Cultivated ginseng, grown in prepared beds, grows bigger much faster than either wild or wild-simulated types and is the bulk of the North American-produced ginseng market. However, it brings in only a tenth of the price of its wild and wild-simulated counterparts. Most ginseng for the export market comes from large growers of the cultivated variety in Wisconsin and Canada. If an individual wanted to grow ginseng for personal use, or to supply a very local market for ginseng products, cultivating ginseng by closely mimicking the natural conditions for the plant may be one option, but it is not a perfect solution to overharvesting of wild ginseng.
The question of what plants can make a leap from wild collection to cultivation, or wild- simulated cultivation, stretches beyond ginseng. Other examples are various mushrooms and medicinal plants like goldenseal and black cohosh. Watch this space for an upcoming article that will explore the possibilities for, and challenges with, incorporating a range of woodland species into our agricultural and agroforestry systems.
Growing and Marketing Ginseng, Goldenseal and other Woodland Medicinals by Jeanine Davie and W. Scott Persons, published by New Society Publishers, 2014 (revised and updated from earlier editions)
VAAFM Contact: Cary Giguere email@example.com
Rare Plants in Vermont
The Vermont Fish and Wildlife Department maintains a public listing of rare and uncommon plants in the state. Ginseng is a species of concern on the VFWD list. However, it is not yet labeled endangered. Tim Schmalz, who managed ginseng permitting and sales at VAAFM until recently, believes that the current program is protecting the species. There’s an understanding of its fragility and as he puts it ". . .most of the people harvesting are sustainably-minded: 'don't pick everything because you're going to need some seed-corn’”. The population is so small, however, that it is hard to know its status for certain.
Rules for Ginseng Collectors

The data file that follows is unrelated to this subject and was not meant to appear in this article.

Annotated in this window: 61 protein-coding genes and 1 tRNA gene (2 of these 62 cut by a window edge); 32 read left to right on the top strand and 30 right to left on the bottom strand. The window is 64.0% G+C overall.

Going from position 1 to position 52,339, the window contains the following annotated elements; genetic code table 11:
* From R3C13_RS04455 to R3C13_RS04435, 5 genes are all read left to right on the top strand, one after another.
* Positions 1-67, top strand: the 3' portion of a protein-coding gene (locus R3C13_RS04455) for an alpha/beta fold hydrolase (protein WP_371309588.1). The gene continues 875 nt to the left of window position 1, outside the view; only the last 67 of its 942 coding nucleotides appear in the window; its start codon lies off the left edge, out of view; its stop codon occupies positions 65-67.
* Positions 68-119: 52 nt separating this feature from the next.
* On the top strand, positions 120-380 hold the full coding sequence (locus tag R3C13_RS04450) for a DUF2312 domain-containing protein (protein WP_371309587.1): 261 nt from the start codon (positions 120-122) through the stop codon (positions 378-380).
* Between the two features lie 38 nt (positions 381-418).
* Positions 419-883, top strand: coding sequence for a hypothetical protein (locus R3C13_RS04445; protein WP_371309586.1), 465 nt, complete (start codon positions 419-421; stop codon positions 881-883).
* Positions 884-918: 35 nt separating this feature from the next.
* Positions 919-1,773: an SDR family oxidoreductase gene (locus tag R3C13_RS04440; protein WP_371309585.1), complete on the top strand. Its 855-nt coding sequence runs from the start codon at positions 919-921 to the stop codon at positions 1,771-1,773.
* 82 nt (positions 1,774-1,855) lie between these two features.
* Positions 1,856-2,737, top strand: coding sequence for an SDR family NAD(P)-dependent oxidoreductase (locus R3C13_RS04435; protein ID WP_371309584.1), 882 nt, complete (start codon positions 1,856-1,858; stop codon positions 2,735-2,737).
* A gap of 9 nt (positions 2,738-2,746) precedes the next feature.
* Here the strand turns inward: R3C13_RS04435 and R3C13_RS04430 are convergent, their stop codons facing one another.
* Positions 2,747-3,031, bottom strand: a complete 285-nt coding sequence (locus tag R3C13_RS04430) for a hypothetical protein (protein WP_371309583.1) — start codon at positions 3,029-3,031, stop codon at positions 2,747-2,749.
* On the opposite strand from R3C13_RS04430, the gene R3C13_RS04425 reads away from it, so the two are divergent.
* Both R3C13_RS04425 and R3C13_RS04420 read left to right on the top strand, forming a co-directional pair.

About five years ago VAAFM was approached by a group of collectors and dealers who wanted to see the rules tightened to ensure the long-term sustainability of the plants. With the group's input, and that of VFWD botanists, the rules were revised in 2014. The harvest season now runs from September 1 – October 31. The season previously started in August but shifted later to give a chance for the seeds to mature. Plants must be ten years of age or older to be certified for sale, increased from the federally set level of five years. The VAAFM also began charging a fee for the permits; the fee was recently raised from $60 to $75, and the permit remains active for three years. Collection of any plants with green seeds (i.e. not mature) or fewer than three 5-prong leaves is prohibited.Any mature seeds found on the plants must be replanted at the site where the plant is found. For more details:
VAAFM Contact: Cary Giguere firstname.lastname@example.org
Introducing cultivated ginseng as an alternative does not necessarily solve wild ginseng's problems. Price is one factor. Cary Giguere, currently in charge of the Vermont ginseng certification program, estimates that cultivated ginseng brings in less than 10% of the price of the wild or wild-simulated variety. It is easy to tell which is cultivated, according to John Jacobs, a ginseng dealer who will only take wild or wild-simulated roots. In the cultivated ginseng market, Vermont is competing with large growers in Wisconsin and Canada, and the added wrinkle of the U.S. trade dispute with ginseng’s major importer, China, introduces new pricing uncertainty. Beyond financial disincentives, botanists are concerned that the introduction of ginseng genetics from people buying seed from other regions may undermine the long-term viability and resilience of the wild population. Introduction of seed or rootlets with fungal or viral diseases could also quickly wipe out the native population. These issues will be explored in more depth in a future article.